When we meet writer-director Elizabeth Rose at the Provincetown International Film Festival, the morning after seeing her short film The Law of Averages, we explain that we’re wearing sunglasses because we woke up with a swollen eye. “That kind of thing happens to me all the time,” she answers. It’s the sort of fast, self-deprecating response that one would expect from Rose, whose 14-minute film is artful and ironic. Punctuated by pathos, mordant wit, and memorable dialogue between complex women, The Law of Averages focuses on a mother (Suzzy Roche) and daughter (Lucy Kaminsky) as they navigate a traumatic event. In the film, a grandmother is in the throes of death, with her cabin-bound family surrounding her. When she dies, her body remains with the shocked family for an uncomfortably long spell (around 10 hours).
Later that afternoon, the 31-year-old filmmaker—who goes by Lizzie in everyday life—would win the PIFF award for best narrative short film.
In spite of its darkly funny tone, Rose notes that while making The Law of Averages, she never framed the piece as a comedy to her actors. “The saddest times in one’s life and with one’s family are oftentimes embedded with humor,” says Rose, who studied screenwriting at Columbia University. “I wanted to make a film that reflected the humor of really difficult situations that I think everyone has experienced. There is so much humor that comes out of the absurdity of dark situations that go on for too long—or any number of dark situations.”
HOMETOWN: Montréal, Quebec until age 6; then Cambridge, Massachusetts.
BASED IN: Morningside Heights, Manhattan.
THE GENESIS OF THE LAW OF AVERAGES: My grandmother died and it was such a nightmare. My entire family behaved in garish and hysterical ways, myself included. The movie is a dramatization—I didn’t get there until the day after she died. It happened in the middle of film school and I was avoiding making this film for the longest time because it was too personal. The movie is very distant from what happened but I wrote down the actual story, and it’s something I would tell to people like, “How funny is this?” And they’d be like, “That’s really sad.” And I was like, “Oh, this is a good story.”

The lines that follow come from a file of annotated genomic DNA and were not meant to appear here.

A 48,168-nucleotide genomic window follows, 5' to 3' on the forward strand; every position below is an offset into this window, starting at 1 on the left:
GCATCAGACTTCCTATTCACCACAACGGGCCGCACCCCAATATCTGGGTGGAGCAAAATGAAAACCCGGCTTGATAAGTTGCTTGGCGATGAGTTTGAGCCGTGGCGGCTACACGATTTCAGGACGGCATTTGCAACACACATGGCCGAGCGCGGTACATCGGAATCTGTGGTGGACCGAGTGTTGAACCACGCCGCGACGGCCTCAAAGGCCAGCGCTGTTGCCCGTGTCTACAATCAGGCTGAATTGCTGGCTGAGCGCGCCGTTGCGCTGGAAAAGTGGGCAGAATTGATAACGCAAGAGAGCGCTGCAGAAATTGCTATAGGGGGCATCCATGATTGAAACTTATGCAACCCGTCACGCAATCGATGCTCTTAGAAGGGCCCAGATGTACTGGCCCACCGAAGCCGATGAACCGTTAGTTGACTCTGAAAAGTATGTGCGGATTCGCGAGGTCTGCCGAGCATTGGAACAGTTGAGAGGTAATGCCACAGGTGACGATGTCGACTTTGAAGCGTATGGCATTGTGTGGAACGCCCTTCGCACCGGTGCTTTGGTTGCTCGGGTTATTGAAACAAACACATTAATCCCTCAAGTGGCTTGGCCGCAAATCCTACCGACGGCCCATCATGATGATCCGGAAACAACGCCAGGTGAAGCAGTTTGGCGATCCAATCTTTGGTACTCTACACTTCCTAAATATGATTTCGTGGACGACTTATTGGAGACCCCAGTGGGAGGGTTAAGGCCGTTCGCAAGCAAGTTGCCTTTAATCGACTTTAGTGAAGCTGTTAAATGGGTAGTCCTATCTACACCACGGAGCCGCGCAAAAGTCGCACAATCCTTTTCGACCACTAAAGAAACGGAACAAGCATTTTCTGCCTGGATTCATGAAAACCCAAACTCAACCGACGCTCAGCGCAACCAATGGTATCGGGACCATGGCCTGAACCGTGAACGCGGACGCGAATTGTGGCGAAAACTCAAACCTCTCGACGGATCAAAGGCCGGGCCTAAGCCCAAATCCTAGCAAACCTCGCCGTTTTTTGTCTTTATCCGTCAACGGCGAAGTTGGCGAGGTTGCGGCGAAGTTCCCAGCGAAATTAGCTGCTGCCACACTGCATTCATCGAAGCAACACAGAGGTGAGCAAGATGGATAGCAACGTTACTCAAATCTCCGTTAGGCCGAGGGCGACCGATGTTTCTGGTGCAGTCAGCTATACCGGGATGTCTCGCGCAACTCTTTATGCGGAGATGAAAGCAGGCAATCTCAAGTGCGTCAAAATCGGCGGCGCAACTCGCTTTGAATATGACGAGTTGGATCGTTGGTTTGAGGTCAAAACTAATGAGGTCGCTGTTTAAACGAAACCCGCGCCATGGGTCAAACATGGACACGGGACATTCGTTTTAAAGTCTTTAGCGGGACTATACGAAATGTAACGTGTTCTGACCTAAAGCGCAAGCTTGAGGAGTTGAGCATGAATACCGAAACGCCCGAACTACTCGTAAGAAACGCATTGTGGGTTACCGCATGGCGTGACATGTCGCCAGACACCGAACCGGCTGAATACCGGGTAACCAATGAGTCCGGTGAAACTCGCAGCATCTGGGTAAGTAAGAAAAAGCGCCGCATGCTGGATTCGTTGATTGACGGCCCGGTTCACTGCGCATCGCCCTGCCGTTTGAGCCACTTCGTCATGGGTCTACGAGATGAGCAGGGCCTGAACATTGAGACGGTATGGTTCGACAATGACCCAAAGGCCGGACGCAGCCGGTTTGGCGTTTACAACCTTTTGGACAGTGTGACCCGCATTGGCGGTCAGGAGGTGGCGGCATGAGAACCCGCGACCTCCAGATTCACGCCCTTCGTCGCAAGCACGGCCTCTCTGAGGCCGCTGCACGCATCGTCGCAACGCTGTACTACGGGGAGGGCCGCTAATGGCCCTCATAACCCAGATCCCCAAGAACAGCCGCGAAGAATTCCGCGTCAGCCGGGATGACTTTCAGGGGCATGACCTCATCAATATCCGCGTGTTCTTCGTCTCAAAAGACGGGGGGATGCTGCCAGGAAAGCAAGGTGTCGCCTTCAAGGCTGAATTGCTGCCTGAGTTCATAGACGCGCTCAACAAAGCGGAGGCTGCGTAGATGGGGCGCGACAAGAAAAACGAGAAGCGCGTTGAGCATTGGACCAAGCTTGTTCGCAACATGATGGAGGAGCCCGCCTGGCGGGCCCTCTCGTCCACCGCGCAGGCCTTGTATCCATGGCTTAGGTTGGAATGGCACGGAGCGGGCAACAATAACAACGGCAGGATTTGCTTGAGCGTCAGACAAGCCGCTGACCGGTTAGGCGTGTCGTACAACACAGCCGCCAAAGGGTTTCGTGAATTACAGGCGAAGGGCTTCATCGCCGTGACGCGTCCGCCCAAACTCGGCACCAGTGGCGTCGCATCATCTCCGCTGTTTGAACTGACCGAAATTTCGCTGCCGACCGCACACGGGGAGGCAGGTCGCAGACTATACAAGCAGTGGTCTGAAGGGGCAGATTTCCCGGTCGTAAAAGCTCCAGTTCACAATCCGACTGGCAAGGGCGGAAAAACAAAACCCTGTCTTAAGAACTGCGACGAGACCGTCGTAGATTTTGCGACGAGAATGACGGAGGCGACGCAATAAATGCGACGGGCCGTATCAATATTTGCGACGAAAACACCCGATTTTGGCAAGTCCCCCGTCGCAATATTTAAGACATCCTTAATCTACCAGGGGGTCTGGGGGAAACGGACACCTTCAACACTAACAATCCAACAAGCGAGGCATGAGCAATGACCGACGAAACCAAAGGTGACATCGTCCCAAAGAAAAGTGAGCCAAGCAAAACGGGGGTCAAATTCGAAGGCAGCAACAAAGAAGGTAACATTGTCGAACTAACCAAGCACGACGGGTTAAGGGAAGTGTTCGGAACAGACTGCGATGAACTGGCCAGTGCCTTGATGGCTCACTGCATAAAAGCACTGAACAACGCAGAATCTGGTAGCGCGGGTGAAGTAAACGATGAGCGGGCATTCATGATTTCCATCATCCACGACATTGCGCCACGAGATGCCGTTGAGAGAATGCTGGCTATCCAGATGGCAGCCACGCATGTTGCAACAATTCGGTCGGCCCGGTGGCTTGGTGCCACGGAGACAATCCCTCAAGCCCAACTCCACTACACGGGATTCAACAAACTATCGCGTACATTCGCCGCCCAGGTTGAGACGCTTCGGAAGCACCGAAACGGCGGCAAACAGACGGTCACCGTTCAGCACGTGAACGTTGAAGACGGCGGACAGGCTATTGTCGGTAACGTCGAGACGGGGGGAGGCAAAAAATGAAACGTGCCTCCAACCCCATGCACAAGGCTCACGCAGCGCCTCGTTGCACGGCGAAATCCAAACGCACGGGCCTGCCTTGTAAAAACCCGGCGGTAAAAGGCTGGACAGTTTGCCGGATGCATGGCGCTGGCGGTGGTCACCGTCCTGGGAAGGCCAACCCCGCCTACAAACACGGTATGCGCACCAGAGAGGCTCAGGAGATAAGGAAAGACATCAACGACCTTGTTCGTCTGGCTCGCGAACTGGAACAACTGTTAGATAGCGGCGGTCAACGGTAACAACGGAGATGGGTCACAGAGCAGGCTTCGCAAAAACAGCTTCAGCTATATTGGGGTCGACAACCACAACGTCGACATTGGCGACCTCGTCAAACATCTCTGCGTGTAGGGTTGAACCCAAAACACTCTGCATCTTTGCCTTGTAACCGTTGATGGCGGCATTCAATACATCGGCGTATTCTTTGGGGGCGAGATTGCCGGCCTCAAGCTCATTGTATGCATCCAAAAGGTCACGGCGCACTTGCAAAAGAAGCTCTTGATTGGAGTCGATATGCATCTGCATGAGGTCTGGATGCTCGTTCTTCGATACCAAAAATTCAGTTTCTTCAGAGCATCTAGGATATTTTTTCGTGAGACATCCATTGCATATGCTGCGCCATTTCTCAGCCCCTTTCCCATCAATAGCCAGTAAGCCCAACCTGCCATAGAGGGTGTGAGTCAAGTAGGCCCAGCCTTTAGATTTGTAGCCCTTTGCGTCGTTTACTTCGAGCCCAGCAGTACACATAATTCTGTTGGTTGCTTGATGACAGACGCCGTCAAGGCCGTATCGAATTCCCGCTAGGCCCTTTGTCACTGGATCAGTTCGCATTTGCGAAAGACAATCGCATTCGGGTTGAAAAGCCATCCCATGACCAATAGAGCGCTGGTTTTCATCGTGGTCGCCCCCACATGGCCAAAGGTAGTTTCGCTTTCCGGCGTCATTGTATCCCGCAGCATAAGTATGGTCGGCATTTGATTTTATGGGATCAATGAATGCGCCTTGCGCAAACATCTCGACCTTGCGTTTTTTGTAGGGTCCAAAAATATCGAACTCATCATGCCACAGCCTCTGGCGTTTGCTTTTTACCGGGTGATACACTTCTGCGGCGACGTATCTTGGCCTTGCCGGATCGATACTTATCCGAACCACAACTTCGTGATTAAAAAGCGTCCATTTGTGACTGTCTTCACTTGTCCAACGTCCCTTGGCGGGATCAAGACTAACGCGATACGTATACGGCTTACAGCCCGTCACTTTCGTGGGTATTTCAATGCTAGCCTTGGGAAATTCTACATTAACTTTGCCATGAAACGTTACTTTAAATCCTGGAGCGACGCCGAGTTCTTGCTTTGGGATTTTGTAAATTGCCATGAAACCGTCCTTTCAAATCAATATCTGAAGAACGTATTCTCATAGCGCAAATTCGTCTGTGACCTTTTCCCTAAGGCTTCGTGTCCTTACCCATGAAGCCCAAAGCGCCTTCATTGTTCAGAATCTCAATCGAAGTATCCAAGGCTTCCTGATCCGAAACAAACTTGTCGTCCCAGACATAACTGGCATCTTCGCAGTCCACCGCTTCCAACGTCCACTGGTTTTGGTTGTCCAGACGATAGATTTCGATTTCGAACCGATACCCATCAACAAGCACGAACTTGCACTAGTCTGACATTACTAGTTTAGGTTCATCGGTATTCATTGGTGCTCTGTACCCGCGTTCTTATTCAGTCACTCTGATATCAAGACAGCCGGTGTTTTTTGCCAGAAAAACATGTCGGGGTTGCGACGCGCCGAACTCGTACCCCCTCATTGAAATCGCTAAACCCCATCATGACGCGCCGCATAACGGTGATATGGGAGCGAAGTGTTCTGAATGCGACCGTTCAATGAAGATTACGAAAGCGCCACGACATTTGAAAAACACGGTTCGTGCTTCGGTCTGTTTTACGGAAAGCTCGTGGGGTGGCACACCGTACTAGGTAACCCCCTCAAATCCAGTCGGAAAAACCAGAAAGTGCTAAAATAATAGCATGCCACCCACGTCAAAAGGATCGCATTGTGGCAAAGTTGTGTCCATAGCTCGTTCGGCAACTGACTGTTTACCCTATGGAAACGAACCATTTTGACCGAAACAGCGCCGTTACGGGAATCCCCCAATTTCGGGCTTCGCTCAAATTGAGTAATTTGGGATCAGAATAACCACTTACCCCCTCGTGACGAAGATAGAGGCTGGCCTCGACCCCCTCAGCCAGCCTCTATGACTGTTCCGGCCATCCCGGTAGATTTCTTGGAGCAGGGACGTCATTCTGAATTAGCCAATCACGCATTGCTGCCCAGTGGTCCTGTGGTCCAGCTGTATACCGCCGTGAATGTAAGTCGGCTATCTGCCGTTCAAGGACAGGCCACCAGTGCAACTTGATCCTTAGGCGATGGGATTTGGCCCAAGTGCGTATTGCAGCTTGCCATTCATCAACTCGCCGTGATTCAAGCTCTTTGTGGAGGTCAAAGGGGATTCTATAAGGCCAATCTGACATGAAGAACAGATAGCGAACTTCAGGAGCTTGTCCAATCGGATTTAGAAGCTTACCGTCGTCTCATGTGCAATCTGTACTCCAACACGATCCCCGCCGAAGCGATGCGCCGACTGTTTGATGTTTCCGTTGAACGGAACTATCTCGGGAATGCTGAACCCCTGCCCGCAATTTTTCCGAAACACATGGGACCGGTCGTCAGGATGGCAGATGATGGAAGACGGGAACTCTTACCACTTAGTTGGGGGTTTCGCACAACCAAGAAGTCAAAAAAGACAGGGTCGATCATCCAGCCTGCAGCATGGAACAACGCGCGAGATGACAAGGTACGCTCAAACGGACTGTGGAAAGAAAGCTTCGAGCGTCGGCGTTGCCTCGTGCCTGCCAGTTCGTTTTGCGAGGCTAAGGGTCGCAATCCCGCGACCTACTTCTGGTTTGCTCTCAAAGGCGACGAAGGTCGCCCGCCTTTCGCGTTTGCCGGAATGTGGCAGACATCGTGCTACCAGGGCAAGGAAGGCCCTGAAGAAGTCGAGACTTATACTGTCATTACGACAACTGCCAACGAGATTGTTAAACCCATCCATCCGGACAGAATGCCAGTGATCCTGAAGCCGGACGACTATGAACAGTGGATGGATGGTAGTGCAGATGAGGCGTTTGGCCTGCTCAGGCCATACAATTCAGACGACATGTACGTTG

SACRED BONDS: I don’t think my parents ever thought I’d write about them, ever. Somehow it felt off-limits and kind of sacred. My mother’s an incredible person. She was very interested in me tackling stories [as a filmmaker] about disenfranchised women and female perspectives in general—but not, like, us.
MIRROR IMAGE: [Lucy Kaminsky] walked into the room for the audition and—I’m almost embarrassed about this now—I was like, “That girl is magic. She’s incredible. I don’t know what it is.” Since then I’ve realized that a version of myself walked into the audition, and I was like, “I love it.” People constantly ask us if we’re related. I think she brought clothing [to the shoot] that she thought I might wear too. She was like, “What do you think about this?” I was like, “Oh my God, yes. I don’t know how, but you’re so good.”
THE MOVIE’S TRUE SUBJECT: What I thought was a movie about an event turned into this weird thing that dovetailed with my relationship with my mother, which I actually talked about a lot in therapy. I was like, “Oh no, this movie is just about my relationship with my mom.” It’s about how I feel about my mom and how I feel my mom felt about her mom. And I think it was very obvious to my mother—because as I was making it, I was also picking fights with her in a way I hadn’t in a long time.
She and I were almost like best friends until very recently, and then I think I became resentful that we were too much of a team. I think there’s something therapeutic about making films in general. Maybe you don’t always know why you’re making a specific film, but there’s a reason. This movie specifically changed my relationship with my mother for the better in a few weeks.